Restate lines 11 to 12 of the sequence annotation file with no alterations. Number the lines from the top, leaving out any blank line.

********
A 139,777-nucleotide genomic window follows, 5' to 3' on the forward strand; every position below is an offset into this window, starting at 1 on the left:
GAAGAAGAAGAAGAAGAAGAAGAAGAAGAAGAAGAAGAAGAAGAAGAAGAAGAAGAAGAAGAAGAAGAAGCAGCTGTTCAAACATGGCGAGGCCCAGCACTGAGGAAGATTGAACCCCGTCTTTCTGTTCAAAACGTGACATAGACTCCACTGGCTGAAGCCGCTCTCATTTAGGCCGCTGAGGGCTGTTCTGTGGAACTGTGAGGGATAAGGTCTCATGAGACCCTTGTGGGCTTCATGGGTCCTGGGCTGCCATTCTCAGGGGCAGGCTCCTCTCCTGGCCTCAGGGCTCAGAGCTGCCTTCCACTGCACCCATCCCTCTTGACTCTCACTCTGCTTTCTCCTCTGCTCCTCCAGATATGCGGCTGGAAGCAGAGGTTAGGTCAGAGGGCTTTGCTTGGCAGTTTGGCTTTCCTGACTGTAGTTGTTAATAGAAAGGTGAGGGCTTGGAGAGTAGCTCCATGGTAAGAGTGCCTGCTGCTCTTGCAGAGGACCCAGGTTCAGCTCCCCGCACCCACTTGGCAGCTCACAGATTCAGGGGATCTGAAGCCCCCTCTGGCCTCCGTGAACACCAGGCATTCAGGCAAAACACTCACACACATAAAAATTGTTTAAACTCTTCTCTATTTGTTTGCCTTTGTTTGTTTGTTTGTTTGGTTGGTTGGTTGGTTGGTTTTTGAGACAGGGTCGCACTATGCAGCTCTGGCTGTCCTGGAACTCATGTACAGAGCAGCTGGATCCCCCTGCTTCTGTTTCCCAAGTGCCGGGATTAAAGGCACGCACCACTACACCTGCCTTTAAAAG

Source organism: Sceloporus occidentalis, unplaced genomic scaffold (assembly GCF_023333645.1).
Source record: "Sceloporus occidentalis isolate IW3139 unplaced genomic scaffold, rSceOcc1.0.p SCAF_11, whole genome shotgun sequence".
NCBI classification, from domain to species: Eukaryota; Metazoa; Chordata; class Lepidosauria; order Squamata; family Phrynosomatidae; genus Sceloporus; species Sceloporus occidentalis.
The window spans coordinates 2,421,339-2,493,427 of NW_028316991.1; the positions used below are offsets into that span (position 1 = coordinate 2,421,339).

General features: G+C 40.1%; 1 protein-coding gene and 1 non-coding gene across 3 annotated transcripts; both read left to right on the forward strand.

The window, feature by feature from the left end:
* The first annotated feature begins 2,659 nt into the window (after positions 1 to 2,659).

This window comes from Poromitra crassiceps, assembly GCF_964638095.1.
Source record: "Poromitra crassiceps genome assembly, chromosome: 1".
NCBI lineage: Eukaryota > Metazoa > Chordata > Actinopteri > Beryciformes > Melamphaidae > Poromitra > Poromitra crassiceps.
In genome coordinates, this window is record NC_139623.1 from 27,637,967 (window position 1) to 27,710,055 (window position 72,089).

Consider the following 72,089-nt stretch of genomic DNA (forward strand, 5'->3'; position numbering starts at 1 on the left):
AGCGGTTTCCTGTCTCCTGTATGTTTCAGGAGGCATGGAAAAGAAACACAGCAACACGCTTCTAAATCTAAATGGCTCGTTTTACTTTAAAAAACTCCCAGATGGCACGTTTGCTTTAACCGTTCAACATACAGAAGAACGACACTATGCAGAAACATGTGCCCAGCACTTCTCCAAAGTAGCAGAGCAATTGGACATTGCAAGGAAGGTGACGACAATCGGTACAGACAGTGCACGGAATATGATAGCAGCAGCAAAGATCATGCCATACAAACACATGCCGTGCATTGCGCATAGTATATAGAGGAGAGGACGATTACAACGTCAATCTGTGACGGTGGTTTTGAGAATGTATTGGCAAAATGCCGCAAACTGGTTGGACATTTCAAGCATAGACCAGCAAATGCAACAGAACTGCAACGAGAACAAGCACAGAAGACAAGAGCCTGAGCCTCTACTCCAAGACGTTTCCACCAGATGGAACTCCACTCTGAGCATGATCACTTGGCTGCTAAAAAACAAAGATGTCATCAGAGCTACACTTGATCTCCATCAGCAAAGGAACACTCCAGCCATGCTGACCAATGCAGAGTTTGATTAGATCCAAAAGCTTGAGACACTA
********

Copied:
Source record: "Poromitra crassiceps genome assembly, chromosome: 1".
NCBI lineage: Eukaryota > Metazoa > Chordata > Actinopteri > Beryciformes > Melamphaidae > Poromitra > Poromitra crassiceps.